Characterization of the Structural and Chemical Properties of Copper Chelators in Seawater
WOODS HOLE OCEANOGRAPHIC INST MA DEPT OF MARINE CHEMISTRY AND GEOCHEMISTRY
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The long-term goal is to obtain a comprehensive understanding of copper chemistry and bioavailability in seawater, at the molecular level. We are particularly interested in the relationship between water chemistry and biological effects of copper. This information can be used for accurate assessments of the impacts of Cu introduced to harbors by human activities. Such information may also be useful in the development of accurate and economical strategies to detect and remove Cu and other contaminants from waste. Results can be used by dischargers, like the US Navy, and regulators, including the EPA and local agencies, to make informed decisions about managing Cu inputs into harbors and other receiving waters. The primary objectives of this project relate to naturally occurring Cu binding ligands. Our work, and that of others, shows that these ligands control the variability in Cu bioavailability in many coastal waters. We seek to learn more about the chemical properties of these poorly characterized substances. Current titration methodologies provide information about binding constants and concentrations only. Structural information is necessary to validate hypotheses about sources and sinks with a view to modeling variability and to identify compounds with unique properties of relevance to the navy.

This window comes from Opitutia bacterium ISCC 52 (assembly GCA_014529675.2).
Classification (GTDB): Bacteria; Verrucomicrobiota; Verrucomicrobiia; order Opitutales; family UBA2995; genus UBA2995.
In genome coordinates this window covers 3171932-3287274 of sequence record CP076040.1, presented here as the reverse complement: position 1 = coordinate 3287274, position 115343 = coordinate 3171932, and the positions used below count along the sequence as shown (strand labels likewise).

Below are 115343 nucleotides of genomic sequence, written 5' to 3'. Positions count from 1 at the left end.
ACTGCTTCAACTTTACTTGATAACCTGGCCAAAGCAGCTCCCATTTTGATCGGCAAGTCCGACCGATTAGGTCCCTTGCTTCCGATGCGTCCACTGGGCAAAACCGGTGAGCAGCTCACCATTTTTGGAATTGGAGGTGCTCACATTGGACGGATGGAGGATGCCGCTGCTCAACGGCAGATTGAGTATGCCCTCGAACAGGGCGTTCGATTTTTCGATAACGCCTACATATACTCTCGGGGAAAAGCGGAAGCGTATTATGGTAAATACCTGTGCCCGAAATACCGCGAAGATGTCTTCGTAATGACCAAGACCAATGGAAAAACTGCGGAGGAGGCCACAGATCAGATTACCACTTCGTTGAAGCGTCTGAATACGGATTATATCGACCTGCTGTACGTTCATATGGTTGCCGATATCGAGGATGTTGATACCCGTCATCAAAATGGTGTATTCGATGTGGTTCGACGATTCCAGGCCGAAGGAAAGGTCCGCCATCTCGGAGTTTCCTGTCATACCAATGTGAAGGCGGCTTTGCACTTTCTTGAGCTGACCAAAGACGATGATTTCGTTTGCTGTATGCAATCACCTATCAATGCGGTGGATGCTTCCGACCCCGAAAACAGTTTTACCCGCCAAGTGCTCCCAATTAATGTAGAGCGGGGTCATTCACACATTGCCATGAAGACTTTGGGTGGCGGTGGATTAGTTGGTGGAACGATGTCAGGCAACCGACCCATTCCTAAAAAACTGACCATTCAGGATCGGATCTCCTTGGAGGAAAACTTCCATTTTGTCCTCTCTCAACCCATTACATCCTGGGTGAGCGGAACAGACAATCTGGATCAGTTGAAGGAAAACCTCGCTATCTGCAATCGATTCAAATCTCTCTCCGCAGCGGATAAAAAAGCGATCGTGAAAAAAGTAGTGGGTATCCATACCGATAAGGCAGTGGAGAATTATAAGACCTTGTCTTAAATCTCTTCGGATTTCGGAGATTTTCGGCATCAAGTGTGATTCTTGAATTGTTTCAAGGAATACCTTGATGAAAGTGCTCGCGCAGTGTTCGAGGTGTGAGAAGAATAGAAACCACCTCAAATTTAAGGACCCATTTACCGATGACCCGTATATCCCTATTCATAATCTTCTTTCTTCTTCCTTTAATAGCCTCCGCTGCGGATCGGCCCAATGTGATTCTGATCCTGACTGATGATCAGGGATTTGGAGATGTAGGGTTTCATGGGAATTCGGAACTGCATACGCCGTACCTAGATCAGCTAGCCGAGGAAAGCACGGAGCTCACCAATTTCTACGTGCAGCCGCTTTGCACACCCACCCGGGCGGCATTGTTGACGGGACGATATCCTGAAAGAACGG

- Organic Chemistry
- Physical Chemistry
- Physical and Dynamic Oceanography
- Properties of Metals and Alloys